Act 4, Scene 2

Perkin laments to Frion how James IV seems to be losing interest in his cause ever since the arrival of the Spanish agent in Scotland. With the help of the Scots uncertain at best, Frion advises the pretender to travel to southern England and join with the Cornish rebels, who will supposedly accept him as their leader. Perkin is happy with this news and goes to find out the details of his fortunes in Scotland. The "advisers" then arrive and discuss how their master will join with the Cornish rebels and take the English throne.

Act 4, Scene 3

Hialas and Durham both approach James IV to make peace with England, informing him that France, Spain and Germany have already welcomed peace and await the decision of Scotland. Hialas also tells James that King Ferdinand of Spain's daughter Katherine is set to marry Henry VII's son Arthur, and Durham offers Margaret, daughter of the English king, to James himself as a way to unite England and Scotland. The condition of the peace treaty, however, is that James IV must banish Perkin from his kingdom and not give him any assistance whatsoever. James defends his actions in defending Perkin but agrees to send Huntley as ambassador for peace in England. When the two agents leave, James knows that he has received an excellent deal, considering all he has to do is dismiss Perkin from his kingdom. Perkin and his followers enter and James IV informs them that he can no longer harbor them in his kingdom, because of the peace treaty with this fellow monarchs, which Perkin accepts with the condition that he can keep his new bride with him; the king agrees to this and departs. Perkin's followers set off to Cornwall to prepare the rebellion there, and Frion sets off to Burgundy. Katherine and her father share an emotional farewell, and Perkin prepares to depart Scotland.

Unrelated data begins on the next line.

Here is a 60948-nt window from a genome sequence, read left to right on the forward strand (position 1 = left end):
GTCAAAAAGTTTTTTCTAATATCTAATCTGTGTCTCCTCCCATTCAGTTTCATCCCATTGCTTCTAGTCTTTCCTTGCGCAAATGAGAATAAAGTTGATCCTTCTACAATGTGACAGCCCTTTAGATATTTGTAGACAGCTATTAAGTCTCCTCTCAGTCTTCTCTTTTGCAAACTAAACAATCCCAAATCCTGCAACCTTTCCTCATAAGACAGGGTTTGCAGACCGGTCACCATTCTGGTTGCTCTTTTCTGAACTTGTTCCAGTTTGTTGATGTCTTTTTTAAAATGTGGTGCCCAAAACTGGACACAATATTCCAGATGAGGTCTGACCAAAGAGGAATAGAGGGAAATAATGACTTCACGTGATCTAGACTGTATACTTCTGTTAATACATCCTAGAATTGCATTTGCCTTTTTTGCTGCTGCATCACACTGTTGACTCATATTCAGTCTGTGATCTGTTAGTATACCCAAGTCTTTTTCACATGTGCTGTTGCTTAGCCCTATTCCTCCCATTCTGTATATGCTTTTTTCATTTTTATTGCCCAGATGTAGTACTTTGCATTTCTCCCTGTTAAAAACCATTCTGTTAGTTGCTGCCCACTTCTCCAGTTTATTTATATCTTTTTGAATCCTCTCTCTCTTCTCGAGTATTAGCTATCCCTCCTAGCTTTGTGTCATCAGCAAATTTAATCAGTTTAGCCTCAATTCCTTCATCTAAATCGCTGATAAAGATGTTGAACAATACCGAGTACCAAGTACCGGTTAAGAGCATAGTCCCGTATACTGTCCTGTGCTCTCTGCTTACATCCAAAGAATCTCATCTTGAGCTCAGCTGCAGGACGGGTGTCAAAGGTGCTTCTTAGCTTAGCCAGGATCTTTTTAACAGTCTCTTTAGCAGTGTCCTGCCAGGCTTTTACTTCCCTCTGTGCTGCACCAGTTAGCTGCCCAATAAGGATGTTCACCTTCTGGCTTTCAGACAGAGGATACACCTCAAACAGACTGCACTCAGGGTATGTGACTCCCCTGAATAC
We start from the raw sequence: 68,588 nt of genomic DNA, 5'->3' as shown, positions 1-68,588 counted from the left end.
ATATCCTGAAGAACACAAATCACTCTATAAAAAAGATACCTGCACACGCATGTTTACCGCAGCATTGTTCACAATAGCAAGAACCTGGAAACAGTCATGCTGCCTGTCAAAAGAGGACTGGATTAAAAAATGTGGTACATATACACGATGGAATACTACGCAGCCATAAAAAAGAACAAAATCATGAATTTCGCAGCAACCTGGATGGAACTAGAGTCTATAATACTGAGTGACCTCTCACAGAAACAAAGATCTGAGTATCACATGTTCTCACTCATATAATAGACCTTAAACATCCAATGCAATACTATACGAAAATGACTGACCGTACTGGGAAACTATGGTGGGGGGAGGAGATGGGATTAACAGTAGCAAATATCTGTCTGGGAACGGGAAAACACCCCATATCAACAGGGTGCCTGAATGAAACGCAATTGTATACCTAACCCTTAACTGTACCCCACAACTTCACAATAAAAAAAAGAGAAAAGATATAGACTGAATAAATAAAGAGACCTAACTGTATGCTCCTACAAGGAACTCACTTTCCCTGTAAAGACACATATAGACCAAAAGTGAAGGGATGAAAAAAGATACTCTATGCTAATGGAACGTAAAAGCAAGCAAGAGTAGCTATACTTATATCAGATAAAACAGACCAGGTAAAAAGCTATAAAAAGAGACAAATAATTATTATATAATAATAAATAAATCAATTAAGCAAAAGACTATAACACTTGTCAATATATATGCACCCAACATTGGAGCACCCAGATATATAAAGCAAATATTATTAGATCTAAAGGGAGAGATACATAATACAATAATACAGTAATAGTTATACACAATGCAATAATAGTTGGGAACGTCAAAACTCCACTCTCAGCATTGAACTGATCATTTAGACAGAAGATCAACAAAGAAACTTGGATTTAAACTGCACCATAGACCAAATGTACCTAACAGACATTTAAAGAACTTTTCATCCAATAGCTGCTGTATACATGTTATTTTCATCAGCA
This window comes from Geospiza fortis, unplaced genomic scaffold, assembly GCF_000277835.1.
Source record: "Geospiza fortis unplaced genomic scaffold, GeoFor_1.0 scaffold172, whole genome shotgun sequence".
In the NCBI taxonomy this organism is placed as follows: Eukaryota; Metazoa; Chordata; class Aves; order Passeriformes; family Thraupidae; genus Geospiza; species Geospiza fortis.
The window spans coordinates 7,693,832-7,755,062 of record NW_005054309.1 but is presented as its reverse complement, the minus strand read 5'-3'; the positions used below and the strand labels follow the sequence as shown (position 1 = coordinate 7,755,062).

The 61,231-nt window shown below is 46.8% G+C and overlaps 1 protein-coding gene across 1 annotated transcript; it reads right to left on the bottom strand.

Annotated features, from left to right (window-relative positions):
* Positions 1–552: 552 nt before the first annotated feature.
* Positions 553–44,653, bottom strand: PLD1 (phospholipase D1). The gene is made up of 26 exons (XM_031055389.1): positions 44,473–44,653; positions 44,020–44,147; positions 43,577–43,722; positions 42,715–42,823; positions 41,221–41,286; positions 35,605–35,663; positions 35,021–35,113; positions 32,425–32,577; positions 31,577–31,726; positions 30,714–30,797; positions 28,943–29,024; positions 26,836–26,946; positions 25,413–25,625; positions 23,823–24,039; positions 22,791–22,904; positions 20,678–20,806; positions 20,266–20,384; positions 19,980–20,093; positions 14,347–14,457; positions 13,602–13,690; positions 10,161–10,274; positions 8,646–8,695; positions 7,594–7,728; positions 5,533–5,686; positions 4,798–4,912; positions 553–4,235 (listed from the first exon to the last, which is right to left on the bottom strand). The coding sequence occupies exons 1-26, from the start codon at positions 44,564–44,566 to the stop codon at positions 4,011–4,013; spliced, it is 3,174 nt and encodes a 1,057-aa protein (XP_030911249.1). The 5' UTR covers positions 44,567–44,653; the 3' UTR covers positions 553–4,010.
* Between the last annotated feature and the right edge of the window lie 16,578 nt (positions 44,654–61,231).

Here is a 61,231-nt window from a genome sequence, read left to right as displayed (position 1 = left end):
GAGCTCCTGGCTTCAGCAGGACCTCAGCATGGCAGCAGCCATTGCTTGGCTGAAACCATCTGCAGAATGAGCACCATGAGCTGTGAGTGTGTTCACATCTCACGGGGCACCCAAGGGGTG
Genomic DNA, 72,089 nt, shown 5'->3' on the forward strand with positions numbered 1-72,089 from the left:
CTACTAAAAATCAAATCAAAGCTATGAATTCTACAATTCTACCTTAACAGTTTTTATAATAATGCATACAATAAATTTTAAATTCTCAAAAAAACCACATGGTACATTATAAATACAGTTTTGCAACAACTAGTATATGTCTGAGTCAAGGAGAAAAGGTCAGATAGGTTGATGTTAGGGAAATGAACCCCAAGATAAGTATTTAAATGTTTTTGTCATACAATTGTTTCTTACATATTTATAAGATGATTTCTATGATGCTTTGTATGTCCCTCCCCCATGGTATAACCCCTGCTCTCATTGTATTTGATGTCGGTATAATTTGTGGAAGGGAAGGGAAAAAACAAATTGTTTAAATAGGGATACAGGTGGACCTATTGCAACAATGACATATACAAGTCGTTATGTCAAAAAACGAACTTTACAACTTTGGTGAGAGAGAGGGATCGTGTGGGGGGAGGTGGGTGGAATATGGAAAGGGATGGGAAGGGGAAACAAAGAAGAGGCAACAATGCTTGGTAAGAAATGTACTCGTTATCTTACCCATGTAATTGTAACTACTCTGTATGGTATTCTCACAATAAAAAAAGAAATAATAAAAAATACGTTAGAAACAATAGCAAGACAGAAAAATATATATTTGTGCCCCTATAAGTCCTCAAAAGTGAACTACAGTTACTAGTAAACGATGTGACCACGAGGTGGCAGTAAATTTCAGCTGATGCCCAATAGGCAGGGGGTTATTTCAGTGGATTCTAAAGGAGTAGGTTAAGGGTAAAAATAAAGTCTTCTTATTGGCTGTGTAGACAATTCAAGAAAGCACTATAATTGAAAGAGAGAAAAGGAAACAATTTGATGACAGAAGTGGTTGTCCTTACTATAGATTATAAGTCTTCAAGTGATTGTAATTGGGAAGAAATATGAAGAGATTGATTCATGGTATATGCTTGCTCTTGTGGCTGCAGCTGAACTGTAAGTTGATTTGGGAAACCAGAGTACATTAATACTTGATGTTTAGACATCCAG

Act 4, Scene 4

Oxford and Dawbney talk about the bravery of both James IV and Surrey when Henry VII and Urswick enter, discussing Perkin's eminent arrival in England. The king seems confident, yet strangely paranoid, about Perkin's arrival, and is comforted by his lords. Further comfort arrives when a messenger brings news that Frion, Perkin's secretary, has been captured. Re-energized by this news, Henry VII gives orders to send his army towards Salisbury, where he believes Perkin will be heading.

Act 4, Scene 5

Perkin and his followers arrive in England and, while several present are skeptical of any kind of success, Perkin himself is more than confident that he will be England's next king. Sketon enters and informs Perkin that the people of Cornwall are more than willing to fight for the pretender and have already proclaimed him King Richard IV. Perkin delivers an inspirational speech, and the rebels set off towards Exeter.